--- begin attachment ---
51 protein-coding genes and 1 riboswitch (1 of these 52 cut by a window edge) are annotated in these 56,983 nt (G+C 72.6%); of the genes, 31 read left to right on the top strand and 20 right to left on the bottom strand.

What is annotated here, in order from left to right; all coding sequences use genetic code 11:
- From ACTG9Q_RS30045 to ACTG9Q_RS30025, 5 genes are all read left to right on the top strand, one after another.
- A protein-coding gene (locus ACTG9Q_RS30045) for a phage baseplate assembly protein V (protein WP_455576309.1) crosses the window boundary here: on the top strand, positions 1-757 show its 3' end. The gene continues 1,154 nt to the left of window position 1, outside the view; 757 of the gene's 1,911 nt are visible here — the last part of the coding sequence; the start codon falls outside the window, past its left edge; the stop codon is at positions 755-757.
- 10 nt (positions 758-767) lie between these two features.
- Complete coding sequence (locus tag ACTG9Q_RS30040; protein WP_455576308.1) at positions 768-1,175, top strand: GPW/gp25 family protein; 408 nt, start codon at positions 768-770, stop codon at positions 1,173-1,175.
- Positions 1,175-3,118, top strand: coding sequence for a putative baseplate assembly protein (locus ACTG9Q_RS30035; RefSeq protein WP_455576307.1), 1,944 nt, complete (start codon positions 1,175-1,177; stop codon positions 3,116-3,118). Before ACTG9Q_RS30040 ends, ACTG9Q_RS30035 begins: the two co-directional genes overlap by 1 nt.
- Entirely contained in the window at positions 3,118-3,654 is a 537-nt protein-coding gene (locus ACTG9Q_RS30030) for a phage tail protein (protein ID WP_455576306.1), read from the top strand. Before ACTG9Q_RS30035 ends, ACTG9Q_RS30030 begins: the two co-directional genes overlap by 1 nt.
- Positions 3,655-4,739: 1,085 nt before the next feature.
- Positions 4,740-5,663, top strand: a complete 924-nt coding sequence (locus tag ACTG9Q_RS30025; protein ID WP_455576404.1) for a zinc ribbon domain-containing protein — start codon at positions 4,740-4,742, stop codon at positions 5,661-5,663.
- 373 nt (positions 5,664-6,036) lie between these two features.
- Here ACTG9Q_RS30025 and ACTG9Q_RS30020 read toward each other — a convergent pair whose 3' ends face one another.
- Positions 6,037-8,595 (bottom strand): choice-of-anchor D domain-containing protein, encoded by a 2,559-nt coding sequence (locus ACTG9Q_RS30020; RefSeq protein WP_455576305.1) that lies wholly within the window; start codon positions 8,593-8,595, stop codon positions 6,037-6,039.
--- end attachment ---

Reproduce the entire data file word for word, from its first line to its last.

51 protein-coding genes and 1 riboswitch (1 of these 52 cut by a window edge) are annotated in these 56,983 nt (G+C 72.6%); of the genes, 31 read left to right on the top strand and 20 right to left on the bottom strand.

What is annotated here, in order from left to right; all coding sequences use genetic code 11:
- From ACTG9Q_RS30045 to ACTG9Q_RS30025, 5 genes are all read left to right on the top strand, one after another.
- A protein-coding gene (locus ACTG9Q_RS30045) for a phage baseplate assembly protein V (protein WP_455576309.1) crosses the window boundary here: on the top strand, positions 1-757 show its 3' end. The gene continues 1,154 nt to the left of window position 1, outside the view; 757 of the gene's 1,911 nt are visible here — the last part of the coding sequence; the start codon falls outside the window, past its left edge; the stop codon is at positions 755-757.
- 10 nt (positions 758-767) lie between these two features.
- Complete coding sequence (locus tag ACTG9Q_RS30040; protein WP_455576308.1) at positions 768-1,175, top strand: GPW/gp25 family protein; 408 nt, start codon at positions 768-770, stop codon at positions 1,173-1,175.
- Positions 1,175-3,118, top strand: coding sequence for a putative baseplate assembly protein (locus ACTG9Q_RS30035; RefSeq protein WP_455576307.1), 1,944 nt, complete (start codon positions 1,175-1,177; stop codon positions 3,116-3,118). Before ACTG9Q_RS30040 ends, ACTG9Q_RS30035 begins: the two co-directional genes overlap by 1 nt.
- Entirely contained in the window at positions 3,118-3,654 is a 537-nt protein-coding gene (locus ACTG9Q_RS30030) for a phage tail protein (protein ID WP_455576306.1), read from the top strand. Before ACTG9Q_RS30035 ends, ACTG9Q_RS30030 begins: the two co-directional genes overlap by 1 nt.
- Positions 3,655-4,739: 1,085 nt before the next feature.
- Positions 4,740-5,663, top strand: a complete 924-nt coding sequence (locus tag ACTG9Q_RS30025; protein ID WP_455576404.1) for a zinc ribbon domain-containing protein — start codon at positions 4,740-4,742, stop codon at positions 5,661-5,663.
- 373 nt (positions 5,664-6,036) lie between these two features.
- Here ACTG9Q_RS30025 and ACTG9Q_RS30020 read toward each other — a convergent pair whose 3' ends face one another.
- Positions 6,037-8,595 (bottom strand): choice-of-anchor D domain-containing protein, encoded by a 2,559-nt coding sequence (locus ACTG9Q_RS30020; RefSeq protein WP_455576305.1) that lies wholly within the window; start codon positions 8,593-8,595, stop codon positions 6,037-6,039.